Thoughts on Expressions of Sympathy
It is not always easy to figure out how to give the best expressions of sympathy. Peg Cromer is someone who kept me sane during my own grief journey, and I asked her to reflect on advice she would give regarding sympathy acknowledgement. She has also experienced the sudden death of a husband. Following are her thoughts:
Expressions of Sympathy—What Grief Taught Me
by Peg Cromer
Being a spiritual director and an RN who had taught grief and bereavement, I decided that I could closely notice my own experiences after my husband’s sudden death, in order to learn the answer to that question I had asked myself many times. What is the best thing to do or say to one who has experienced tragedy?
The bottom line is that it is not just about what one says to the bereaved, but where the bereaved is within themselves at that given moment – critical information not known by the consoler (and often not known by the bereaved themselves). Expressions of sympathy that were consoling one day were often disquieting the next. With this said, here are some of the experiences that I remember. Please note that all reactions are unique to the individual and the circumstances of the death.
- There is an immediate recognition of authenticity of what is said as opposed to hearing the socially acceptable response or the “careful” greeting. Authenticity is recognized, appreciated and covers all other errors in timing.
- The initial numbness after tragic event is so profound that the silent, unobtrusive presence of another, acting as a faithful servant to all the details such as cleaning the house, making lunch, and answering the phone and door is a gift beyond expression.
- There is no space for someone else’s thoughts or grief, only for expressions of sympathy that honor your difficult journey right now. It is hard enough to handle your own grief, let alone dealing with theirs. Please, definitely do not offer long explanations for why you did not send a card, call, or go to the services! And make sure your efforts to help are really needed and not to provide for your own needs.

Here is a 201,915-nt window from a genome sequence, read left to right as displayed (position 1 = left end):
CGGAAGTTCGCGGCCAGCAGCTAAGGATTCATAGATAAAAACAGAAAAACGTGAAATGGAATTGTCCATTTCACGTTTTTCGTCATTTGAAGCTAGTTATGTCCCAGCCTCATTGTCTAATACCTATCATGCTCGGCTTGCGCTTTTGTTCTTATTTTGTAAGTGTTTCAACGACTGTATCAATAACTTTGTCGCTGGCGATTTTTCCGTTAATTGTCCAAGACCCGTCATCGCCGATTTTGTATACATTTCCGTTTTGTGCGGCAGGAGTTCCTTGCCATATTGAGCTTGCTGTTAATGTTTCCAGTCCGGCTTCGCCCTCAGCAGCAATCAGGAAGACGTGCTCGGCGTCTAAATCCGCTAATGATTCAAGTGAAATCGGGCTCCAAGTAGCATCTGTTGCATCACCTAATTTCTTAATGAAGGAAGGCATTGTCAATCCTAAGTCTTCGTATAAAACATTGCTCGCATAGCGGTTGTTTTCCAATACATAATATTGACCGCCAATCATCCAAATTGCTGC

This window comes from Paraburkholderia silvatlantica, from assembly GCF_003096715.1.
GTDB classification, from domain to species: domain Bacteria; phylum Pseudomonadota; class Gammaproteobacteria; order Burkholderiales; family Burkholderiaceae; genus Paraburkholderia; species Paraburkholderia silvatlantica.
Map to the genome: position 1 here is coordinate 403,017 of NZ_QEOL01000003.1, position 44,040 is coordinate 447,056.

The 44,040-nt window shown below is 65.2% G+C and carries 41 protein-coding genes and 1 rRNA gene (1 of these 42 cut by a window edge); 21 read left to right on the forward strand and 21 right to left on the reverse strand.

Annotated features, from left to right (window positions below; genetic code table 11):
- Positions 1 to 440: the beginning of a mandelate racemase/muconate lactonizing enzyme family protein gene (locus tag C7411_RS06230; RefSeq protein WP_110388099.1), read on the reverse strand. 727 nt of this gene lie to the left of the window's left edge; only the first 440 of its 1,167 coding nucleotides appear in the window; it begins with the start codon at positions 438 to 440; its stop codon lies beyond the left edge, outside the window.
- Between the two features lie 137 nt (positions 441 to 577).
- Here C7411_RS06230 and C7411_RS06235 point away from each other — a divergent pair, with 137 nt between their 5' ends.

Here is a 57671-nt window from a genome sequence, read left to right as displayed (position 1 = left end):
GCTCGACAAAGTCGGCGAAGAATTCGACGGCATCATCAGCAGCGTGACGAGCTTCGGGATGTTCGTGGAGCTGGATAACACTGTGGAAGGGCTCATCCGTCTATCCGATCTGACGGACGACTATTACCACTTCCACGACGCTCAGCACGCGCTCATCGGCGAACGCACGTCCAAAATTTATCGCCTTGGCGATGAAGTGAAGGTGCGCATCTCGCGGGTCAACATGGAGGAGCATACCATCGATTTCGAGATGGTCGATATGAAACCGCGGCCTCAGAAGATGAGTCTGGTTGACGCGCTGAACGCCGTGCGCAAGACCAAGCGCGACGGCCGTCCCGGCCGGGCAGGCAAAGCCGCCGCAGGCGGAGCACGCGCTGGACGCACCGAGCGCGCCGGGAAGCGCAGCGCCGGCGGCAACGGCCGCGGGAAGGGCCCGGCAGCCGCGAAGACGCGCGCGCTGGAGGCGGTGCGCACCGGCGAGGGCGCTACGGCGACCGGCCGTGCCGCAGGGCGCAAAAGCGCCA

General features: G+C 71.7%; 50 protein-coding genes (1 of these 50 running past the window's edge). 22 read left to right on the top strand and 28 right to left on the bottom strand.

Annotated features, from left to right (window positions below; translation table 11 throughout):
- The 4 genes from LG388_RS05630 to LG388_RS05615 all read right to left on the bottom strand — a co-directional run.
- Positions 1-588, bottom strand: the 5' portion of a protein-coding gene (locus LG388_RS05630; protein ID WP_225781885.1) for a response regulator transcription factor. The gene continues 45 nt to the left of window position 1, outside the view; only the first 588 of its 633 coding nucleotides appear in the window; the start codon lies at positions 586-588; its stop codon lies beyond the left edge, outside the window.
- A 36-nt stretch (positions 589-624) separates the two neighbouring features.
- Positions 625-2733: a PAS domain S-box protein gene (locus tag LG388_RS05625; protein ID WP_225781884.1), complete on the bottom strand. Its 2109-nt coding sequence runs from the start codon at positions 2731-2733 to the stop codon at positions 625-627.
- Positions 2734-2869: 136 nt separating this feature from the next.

- Avoid trite comforts or theories about death, including religious or spiritual phrases. Everyone’s concepts are different; and initially, it doesn’t help at all and can be hurtful or confusing. This stifles (or potentiates) anger that is a critical part of the grieving process. Life hurts right now!
- Saying wonderful things about the deceased is often not helpful, since no one can know the relationship between two people despite outward appearances, and anger may be brewing. All that is too intimate and personal to be shared now. Instead of saying, “He was always there to help others” or “I know how much he loved you,” consider something like, “I will hold you in my heart as you travel this difficult journey.” Focus on your care and love for the ones still living.
- If you have gone through a very closely parallel experience, let the bereaved know that; but save your stories until they come to you to talk.
- “How are you?” is too big a question. “What do you need?” is even more impossible. “How are you today?” conveys concern that is manageable. It also allows for meeting the person where they are at that moment.
- Everyone needs a few people that they can call 24X7. Instead of saying, “Call me if you need anything;” I would recommend that you ask if they do have someone they can call at any hour of the night and someone who they feel free to talk to and be crazy with. If they say, “No” or “I guess – I don’t know,” then write down your number if you can be that person.